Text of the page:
Since we were interested with the temporal distribution of WSs, the signal measurements were taken for only 120 seconds at each location. The 120 seconds included the signal amplitude stability time. Observation of the data showed that after about 90 seconds into the measurement, the signal amplitude stabilised to within +/- 5 dBm. Therefore, only the data recorded in the last 30 seconds of the measurement at each location was used for calculating the average received signal strength, which was regarded as the temporal signal strength for that channel at that location.

Figure 3 Signal strengths recorded from all locations.

Figure 3 shows the temporal signal strengths recorded in each channel from the 14 locations. The standard deviation of the signal strength for each channel recorded from the 14 locations is shown in Table 1. It is easy to see from the table that the standard deviation of the signals for most of the channels was below 2 dBm. The largest standard deviation was 3.8 dBm from channel 27. The small standard deviations signify that the signals collected in a particular channel from the 14 locations varied very little from one location to another. The results confirm the validity of our assumption that the spectrum sensors detect similar signal strengths for each channel under consideration from the locations.

The temporal signal strength recorded in each channel from each of the 14 locations was fed into the Algorithm 1 to calculate the WSs. Table 2 shows the WS channels that were found with the three thresholds. The relative spec trum occupancy for all the channels for each of the three threshold is shown from Figure 4 to Figure 6. The relative spectrum occupancy for each channel was defined by the following three equations:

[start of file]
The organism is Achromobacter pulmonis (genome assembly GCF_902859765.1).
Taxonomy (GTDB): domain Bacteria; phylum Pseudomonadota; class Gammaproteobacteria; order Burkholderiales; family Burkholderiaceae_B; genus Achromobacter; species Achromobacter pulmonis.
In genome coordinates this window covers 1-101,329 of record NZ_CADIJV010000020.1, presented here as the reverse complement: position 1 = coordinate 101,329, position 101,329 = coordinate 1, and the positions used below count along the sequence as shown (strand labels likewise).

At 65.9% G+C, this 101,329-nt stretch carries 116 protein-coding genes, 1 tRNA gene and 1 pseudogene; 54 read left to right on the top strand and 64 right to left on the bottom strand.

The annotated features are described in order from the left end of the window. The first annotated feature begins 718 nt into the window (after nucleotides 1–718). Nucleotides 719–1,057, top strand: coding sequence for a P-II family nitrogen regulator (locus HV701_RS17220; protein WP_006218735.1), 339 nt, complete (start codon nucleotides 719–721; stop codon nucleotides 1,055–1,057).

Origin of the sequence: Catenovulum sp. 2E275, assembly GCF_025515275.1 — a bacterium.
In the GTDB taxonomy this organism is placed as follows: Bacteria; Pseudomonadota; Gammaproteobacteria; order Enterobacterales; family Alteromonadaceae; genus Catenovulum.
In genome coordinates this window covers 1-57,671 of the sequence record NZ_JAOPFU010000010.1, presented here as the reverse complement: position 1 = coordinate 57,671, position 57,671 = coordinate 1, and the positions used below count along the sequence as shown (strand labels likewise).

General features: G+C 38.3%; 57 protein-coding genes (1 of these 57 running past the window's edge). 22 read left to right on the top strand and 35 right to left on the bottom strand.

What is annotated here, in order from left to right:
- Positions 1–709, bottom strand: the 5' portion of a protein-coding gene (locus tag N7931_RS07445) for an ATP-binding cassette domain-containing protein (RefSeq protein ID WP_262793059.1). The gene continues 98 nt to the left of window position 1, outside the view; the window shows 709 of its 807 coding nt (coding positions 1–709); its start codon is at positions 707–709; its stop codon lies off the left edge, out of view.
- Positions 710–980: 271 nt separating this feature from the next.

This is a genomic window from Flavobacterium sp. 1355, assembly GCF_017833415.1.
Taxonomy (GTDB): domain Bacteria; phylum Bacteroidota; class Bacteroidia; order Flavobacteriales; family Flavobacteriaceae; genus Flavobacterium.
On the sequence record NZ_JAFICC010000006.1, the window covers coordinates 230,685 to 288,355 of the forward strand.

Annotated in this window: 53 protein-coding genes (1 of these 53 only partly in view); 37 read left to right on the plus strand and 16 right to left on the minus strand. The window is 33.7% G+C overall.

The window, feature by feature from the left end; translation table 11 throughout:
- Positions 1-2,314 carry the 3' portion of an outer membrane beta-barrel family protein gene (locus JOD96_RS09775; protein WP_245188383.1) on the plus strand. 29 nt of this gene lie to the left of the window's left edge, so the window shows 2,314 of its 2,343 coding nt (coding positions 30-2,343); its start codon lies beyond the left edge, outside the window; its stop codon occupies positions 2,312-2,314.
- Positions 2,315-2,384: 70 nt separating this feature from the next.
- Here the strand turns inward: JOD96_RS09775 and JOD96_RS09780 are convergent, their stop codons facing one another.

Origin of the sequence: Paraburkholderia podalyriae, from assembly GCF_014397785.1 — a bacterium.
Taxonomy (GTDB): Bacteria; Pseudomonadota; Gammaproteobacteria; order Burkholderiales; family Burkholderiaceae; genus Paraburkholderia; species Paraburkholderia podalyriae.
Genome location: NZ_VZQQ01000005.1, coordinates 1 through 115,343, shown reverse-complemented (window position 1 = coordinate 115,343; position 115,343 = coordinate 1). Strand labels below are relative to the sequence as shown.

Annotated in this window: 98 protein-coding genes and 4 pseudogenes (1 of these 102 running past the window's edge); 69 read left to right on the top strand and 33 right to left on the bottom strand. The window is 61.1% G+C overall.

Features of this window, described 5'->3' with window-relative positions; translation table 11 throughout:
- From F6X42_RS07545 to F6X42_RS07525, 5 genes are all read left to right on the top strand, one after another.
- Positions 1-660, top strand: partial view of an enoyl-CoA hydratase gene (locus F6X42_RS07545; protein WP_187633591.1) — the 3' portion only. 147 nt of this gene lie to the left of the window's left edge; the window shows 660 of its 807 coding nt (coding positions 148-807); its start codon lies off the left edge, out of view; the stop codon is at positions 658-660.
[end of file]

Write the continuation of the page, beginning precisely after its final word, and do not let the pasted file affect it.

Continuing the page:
$ORS(i)=100*RSS(i,Tj)/M(i,Tj) (1)RSS(i,Tj)=SS(i)−Tj (2)M(i,Tj)=max(RSS(i,Tj)) (3)$

Table 1 Standard deviation of signal strengths collected from the 14 measurement locations (+/- dBm)

 Channel 21 22 23 24 25 26 27 28 29 30 31 32 STDEV 2.6 3.0 2.2 2.2 1.8 3.4 3.8 3.4 3.2 2.2 1.9 2.9 Channel 33 34 35 36 37 38 39 40 41 42 43 44 STDEV 2.7 2.7 2.0 1,6 1.5 1.7 1.9 1.9 2.0 2.0 1.9 1.6 Channel 45 46 47 48 49 50 51 52 53 54 55 56 STDEV 2.3 1.9 1.8 1.7 2.1 3.3 1.7 1.7 1.9 1.9 1.7 1.9 Channel 57 58 59 60 61 62 63 64 65 66 67 68 STDEV 1.7 1.8 1.7 1.7 1.7 1.6 1.4 1.5 1.4 1.5 1.6 1.8